Another thought - your description of the process sounds like you need to be a sector specialist to employ this style efficiently. But I seem to hear about a lot of "generalist" places that do concentrated long term deep value work. Are they simply less effective than sector specialists like yourself? Would a generalist have a completely different process/algorithm for idea generation?

 
Jun 30,2015

You've kind of hit the nail on the head there in a way. It does seem very qualitative/idiosyncratic, but I think the good managers are the ones who manage to turn at least some of it into a somewhat repeatable process. For us, that's having a playbook of situations like the couple of examples I mentioned, and we try to find ways to screen the kinds of ideas that have worked in the past. Also lots of post mortem analysis on investments - why it worked / didn't work; did the thesis hold or did we get lucky - and that information helps to to improve the screening process going forward.

I'm actually a generalist and so is everyone at my shop, but obviously people do end up drifting towards various sectors over time, so everyone covers 3 or 4 broad sectors. When I said we focus on sectors/subsectors, it's probably more accurate to say we just actively avoid certain sectors like the plague because we think it's very difficult to gain an edge under normal circumstances.

I'm not a huge fan of the sector specialist model if your fund is offering a generalist product - I think you end up being very top-down driven and you need the kind of PM who will spend the bulk of their time on portfolio allocation. Also doesn't tie in very well with the highly concentrated model (if your sector is going to be dead money for a while, your fund might not want to have any positions in the sector so you won't have very much to do). I think if you look at the top "concentrated value" style PMs, a lot of them are just great analysts.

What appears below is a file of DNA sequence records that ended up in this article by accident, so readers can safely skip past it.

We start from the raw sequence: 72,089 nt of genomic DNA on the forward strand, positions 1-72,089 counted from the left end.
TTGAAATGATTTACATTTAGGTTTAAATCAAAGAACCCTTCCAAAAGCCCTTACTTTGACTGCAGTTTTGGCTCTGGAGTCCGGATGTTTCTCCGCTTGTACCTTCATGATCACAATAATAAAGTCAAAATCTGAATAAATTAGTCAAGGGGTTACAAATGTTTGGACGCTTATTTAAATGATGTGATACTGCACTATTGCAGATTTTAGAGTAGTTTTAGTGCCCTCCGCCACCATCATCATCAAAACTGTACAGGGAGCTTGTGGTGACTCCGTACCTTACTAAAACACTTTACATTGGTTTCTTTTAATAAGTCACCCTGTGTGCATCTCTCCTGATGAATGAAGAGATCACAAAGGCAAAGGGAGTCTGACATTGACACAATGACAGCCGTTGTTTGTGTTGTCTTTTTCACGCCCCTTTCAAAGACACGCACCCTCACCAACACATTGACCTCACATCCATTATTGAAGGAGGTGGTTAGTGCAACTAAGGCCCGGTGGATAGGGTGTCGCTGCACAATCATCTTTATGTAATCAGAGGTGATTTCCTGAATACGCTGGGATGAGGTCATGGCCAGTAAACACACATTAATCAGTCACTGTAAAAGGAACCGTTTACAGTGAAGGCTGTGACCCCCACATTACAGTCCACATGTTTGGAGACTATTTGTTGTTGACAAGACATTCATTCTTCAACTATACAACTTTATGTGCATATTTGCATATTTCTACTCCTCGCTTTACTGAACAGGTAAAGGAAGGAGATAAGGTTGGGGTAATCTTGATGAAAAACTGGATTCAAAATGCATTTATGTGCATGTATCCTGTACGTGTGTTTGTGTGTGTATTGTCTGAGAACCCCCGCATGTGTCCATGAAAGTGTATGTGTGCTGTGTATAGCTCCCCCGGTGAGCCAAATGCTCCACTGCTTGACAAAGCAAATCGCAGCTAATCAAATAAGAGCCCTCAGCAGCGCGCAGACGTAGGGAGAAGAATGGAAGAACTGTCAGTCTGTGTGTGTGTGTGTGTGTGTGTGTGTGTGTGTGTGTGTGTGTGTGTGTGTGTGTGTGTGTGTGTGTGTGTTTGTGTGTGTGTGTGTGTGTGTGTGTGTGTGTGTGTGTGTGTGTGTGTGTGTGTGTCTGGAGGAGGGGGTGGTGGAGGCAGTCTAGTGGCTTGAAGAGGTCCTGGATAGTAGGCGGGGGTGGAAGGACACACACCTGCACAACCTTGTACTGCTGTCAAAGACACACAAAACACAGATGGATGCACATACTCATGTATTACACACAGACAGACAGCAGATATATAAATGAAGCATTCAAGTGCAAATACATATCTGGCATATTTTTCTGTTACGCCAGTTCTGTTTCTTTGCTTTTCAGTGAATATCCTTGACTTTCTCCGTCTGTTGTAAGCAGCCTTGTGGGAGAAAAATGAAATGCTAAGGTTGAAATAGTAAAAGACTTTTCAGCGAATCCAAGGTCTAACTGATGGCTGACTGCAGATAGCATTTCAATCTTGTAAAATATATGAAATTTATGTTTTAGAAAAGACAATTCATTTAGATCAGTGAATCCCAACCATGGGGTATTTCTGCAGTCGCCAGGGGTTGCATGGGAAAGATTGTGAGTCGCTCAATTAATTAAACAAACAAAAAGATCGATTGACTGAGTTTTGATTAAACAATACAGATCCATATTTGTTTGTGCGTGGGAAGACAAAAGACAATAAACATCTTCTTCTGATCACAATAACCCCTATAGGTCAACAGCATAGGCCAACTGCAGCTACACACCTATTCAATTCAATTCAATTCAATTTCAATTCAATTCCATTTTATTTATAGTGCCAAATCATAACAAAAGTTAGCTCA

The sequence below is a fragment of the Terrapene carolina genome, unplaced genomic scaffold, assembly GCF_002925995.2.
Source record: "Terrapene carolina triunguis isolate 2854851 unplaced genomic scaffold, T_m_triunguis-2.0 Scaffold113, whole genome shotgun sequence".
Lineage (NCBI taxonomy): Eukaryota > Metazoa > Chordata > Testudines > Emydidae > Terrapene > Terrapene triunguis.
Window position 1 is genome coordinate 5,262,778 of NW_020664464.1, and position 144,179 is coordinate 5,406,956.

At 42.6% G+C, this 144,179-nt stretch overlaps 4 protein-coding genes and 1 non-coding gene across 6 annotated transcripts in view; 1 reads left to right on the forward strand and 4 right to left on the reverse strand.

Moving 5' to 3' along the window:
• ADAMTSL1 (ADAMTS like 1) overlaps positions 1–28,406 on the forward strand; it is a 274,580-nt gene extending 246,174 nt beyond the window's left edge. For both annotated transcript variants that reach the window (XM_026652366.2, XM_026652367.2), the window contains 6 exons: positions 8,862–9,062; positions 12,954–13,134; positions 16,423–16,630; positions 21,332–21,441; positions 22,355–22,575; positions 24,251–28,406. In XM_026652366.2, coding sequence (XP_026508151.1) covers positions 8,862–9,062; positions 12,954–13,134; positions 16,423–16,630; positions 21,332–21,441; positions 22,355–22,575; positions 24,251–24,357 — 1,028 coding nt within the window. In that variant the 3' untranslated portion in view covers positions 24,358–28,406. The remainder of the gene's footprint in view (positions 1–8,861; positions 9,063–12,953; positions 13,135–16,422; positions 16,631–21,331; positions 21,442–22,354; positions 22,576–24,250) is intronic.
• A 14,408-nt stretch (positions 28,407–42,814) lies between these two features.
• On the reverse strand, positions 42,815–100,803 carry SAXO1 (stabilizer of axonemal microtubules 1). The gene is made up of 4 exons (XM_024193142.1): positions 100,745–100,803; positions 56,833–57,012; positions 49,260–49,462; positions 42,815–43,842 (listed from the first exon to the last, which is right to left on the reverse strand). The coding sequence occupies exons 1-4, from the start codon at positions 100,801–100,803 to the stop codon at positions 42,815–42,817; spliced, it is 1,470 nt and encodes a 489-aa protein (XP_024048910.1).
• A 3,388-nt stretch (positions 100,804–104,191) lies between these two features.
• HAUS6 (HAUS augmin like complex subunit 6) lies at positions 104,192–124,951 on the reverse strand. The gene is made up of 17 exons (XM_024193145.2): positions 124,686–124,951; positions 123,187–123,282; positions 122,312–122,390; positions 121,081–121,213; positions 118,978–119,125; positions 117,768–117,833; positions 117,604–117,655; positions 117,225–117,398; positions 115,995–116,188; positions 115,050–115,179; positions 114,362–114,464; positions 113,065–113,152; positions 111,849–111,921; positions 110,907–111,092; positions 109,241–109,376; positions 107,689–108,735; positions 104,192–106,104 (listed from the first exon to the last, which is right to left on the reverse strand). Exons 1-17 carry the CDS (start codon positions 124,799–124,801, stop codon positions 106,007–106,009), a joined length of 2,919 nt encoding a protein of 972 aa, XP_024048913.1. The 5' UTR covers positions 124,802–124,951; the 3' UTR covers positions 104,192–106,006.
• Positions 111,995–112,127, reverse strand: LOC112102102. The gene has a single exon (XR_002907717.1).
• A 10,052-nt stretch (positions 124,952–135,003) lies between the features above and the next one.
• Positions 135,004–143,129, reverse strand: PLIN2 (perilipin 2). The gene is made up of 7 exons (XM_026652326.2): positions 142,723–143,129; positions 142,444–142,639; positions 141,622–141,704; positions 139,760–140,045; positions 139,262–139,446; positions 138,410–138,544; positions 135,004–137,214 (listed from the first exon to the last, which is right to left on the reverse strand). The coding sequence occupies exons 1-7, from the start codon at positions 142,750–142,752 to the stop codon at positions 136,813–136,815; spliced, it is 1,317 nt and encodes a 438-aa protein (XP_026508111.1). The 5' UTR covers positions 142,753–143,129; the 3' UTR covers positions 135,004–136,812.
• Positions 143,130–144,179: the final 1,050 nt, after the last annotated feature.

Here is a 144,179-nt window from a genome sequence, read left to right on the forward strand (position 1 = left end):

Jun 30,2015

Piper, thanks for your helpful posts. Do you have any opinions on which sectors are ones in which HFs can conduct meaningful primary research? I ask because not only is being able to conduct such research critical to getting good returns, I think it also enhances the learning experience of a junior person as they may be asked to conduct a lot of this type of research and report back with their findings.

Regarding such sectors, industrials comes to mind as a lot of companies in the space are cyclical and work can be done around understanding where we are in the cycle, creating buying/selling opportunities. Energy seems like one sector where no matter how much primary research is done, your thesis can still get invalidated by a sudden move in energy prices (as we have seen recently). Any thoughts on other sectors like consumer and the ability to get an edge? It seems tough in the retail apparel space where quarter-to-quarter performance can be tough to gauge ahead of time (same store sales performance, etc.). Any thoughts are appreciated, thanks.

 
Jun 30,2015

For me it probably comes down to sectors where you have differentiated products and relatively few customers (or at least you have customers that are very representative of the overall market).

Healthcare, particularly pharma and devices is a big one, a lot of information can be gleaned from calls with doctors (who are very representative of the average doctor in the same field). I think industrials is good for research in the subsectors with more differentiated products because you can then go and do research on which products are going to have the highest adoption rates, stuff like aerospace - talk to pilots, air traffic controllers, leasing companies, airlines to try and figure out how quickly order levels will ramp up on a new model. I can never get my head around the really cyclical industrials - I don't know how you estimate the market size for pumps or valves or ball bearings.

Retail is difficult. You can't go and stand outside every store and count traffic or sales (there are consultants who try to do it but their numbers always seem to be very wrong). Apparel especially difficult because fashion is so fickle and it is extremely difficult to call a turning point. Consumer staples a littler easier because all you need to do is talk to a bunch of retailers to figure out the trends and what is driving them.